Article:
Author: Iowa Climate Science Education

NASA Data: 13 Of 13 Antarctic Peninsula, Island Stations Show Cooling Trend Over Past 21 Years!

By Kirye
and Pierre Gosselin

A few days ago we looked at 19 stations scattered across Antarctica and found no unusual climate trends taking place there over the past 31 years.

Today we focus on 13 crucial stations located on and around the Antarctic Peninsula, which alarmists say is threatening to melt down and cause sea level rise to accelerate rapidly, and plot the data from NASA going back to 1998, i.e. 21 years.

13 of 13 Antarctic Peninsula/island stations cooling

The following map shows the location of the stations:

What now follows are the mean annual temperature plots of the 13 stations, using NASA Version 4 unadjusted data:

13 of 13 Antarctic Peninsula and nearby island stations show cooling over the past 21 years. There hasn’t been any warming there so far this century. Data source: NASA GISS, Version 4 unadjusted. 

via NoTricksZone

January 24, 2020 at 11:43AM

Climate Assembly UK

By Paul Homewood



We saw this coming a few months ago:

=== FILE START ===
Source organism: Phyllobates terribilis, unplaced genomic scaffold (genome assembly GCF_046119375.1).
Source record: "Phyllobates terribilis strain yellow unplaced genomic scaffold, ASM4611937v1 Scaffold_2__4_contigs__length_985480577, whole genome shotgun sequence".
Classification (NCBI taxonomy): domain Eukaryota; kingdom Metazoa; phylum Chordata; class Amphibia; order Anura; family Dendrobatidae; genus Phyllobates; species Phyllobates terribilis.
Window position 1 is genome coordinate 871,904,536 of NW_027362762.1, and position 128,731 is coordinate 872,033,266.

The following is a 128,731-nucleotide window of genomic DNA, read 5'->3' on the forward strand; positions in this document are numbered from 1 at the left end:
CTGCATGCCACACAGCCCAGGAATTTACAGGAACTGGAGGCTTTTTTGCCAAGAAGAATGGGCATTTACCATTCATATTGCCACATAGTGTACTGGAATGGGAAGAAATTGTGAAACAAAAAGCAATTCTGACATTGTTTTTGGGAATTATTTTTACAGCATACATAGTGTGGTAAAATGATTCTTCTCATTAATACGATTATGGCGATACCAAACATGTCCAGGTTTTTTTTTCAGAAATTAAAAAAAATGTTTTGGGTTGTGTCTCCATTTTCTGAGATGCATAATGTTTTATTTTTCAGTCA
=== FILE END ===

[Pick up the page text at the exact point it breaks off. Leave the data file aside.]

Climate Assembly UK has 110 members selected through a process known as ‘sortition’ or a ‘civic lottery’ to be representative of the UK population. They include include engineers, health workers, parents and grandparents.


How does a civic lottery work?

From 6 November 2019, 30,000 letters were sent to people up and down the country inviting them to take part in Climate Assembly UK.

To ensure the most representative sample, 80% of those receiving an invitation were randomly selected from every UK household address in Royal Mail’s Postcode Address File. The remaining 20% were randomly selected from the most deprived areas within the Royal Mail’s Postcode Address File, simply because response rates are estimated to be lower from these postcodes.

People receiving an invitation could RSVP by phone or online. This created a pool of potential participants free on the relevant dates.

We then used random stratified sampling, undertaken by a computer, to select the 110 participants who together are representative of the UK population aged 16 years and over in terms of:

  • Age
  • Gender
  • Educational qualification
  • Ethnicity
  • Where in the UK they live
  • Whether they live in an urban or rural area
  • Attitudes to climate change

The computer also ensured that a maximum of one person from any single household was selected to participate.


As I queried a while ago, the key here is that the membership of this assembly is effectively self determined, as it is selected only from the people who have bothered to respond. In other words, it is far from being the “representative citizens assembly” it is pretended to be.